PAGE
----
|M.Sc Student||Zaks Ofer|
|Subject||The Relationship between Emotional Characteristic, Period|
of Service, Education, Gender and Performance
Levels at the Workplace
|Department||Department of Industrial Engineering and Management||Supervisor||Dr. Rita Aloni|
An organization member performs optimally when between his job's emotional requirements and characteristics, the organizational characteristics and his own emotional pattern are all congruent (Kristof 1996).
Individual optimal performance and functioning have an effect on the organization's business outcomes. Over the last decade, Daniel Goldman and his associates have led an intensive research program attempting to investigate the role played by emotions and emotional awareness and their effects on job performance.
In a recent study, Buduan (2005) confirmed that two affective variables - optimism and pessimism - are distinct and independent personality traits. Her findings also show that the relationship between the optimism score and job performance is negative and weak . The same relationship was found between the pessimism score and job performance.
The present study focuses on the impact of optimism and pessimism on job performance and explores the effects of three intermediate variables - tenure, education and gender - on the hypothesized relationship.
Our findings are based on a field study of 473 employees. Three types of data were assessed:
· Data on job performance -the dependent variable.
· Data on the personality tendencies optimism and pessimism - the independent variables.
· Demographic data - tenure, education and gender - the intermediate variables.
Our findings show that adding gender to the model contributed modestly but significantly to the results. The effect of gender on performance level was greater among men than among women.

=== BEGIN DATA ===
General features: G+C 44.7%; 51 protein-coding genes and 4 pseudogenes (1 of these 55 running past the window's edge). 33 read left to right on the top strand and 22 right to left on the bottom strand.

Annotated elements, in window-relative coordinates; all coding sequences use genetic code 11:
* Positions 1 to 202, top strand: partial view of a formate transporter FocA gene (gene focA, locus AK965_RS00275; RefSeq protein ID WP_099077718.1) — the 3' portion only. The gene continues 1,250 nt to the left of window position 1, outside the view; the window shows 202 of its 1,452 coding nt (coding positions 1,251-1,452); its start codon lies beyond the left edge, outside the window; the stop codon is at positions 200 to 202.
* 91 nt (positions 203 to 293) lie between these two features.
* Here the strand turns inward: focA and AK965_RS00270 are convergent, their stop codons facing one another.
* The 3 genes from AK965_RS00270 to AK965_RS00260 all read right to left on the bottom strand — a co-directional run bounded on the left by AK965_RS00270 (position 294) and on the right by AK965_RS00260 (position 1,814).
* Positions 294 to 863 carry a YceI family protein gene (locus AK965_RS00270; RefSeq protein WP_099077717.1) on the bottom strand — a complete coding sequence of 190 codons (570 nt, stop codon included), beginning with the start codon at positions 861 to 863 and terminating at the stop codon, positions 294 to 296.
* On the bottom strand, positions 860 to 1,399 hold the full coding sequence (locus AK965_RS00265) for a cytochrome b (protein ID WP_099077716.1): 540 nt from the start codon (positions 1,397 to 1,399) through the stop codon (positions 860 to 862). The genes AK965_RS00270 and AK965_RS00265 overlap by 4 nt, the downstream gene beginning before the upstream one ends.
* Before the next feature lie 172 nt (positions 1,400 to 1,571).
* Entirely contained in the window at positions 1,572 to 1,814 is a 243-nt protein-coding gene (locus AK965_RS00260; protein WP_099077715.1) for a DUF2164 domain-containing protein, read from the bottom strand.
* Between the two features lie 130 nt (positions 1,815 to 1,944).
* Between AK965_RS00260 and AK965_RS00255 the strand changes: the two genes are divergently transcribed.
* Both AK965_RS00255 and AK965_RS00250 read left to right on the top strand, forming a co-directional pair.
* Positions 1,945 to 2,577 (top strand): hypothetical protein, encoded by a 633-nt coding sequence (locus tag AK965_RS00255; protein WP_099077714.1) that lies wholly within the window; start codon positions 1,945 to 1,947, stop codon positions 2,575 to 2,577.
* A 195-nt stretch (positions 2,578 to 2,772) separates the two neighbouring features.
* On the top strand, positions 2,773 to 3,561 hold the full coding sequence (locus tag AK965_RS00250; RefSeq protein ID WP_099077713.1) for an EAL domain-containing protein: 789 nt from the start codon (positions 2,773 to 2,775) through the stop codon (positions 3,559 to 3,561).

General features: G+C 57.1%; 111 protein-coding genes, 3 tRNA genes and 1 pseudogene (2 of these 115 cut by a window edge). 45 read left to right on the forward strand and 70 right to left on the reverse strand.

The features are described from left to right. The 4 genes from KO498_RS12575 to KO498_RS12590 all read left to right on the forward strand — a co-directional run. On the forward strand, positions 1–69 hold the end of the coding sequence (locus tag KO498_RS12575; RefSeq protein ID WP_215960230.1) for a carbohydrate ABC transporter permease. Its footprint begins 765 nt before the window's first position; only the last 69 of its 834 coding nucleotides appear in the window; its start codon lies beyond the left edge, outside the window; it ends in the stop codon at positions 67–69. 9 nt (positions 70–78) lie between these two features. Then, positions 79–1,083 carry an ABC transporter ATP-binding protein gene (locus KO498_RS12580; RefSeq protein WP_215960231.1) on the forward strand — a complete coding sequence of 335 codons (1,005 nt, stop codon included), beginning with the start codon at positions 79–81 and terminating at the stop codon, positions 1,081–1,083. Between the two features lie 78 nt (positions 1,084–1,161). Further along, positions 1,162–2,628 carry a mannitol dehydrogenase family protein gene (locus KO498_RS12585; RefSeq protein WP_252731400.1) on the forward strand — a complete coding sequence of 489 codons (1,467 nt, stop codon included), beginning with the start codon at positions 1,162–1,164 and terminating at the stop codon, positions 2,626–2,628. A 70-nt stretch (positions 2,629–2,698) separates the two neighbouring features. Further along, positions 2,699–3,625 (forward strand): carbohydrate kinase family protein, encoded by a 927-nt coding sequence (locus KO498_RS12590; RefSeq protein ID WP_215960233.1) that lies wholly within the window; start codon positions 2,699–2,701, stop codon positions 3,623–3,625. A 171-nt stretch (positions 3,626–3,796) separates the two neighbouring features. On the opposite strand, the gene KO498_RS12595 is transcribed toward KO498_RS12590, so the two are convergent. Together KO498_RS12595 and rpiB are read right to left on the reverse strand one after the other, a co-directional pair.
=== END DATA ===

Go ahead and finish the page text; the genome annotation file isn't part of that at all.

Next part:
As for tenure, we found that adding this variable to the model did not contribute to the effect of optimism/pessimism. However, when we defined distinct tenure levels, we found that optimism and pessimism had a greater effect on performance among the more recently employed than the more veteran employees.
Finally, no significant relationship was found between education and job performance.
We also investigated additional, specific hypotheses regarding differences in the average performance level between groups of optimistic and pessimistic employees and on two levels of the intermediate variables tenure and education. Our findings showed no significant difference in the mean evaluation assessments. We also found no significant difference when comparing the performance level of optimistic men versus women, on the one hand, and pessimistic men versus women, on the other.
We then compared the job performance scores of four types of employees with different attitudes and worldviews. We found an "O/P type" effect on performance.
Finally, we discuss the study's contribution, limitations, and theoretical and practical implications.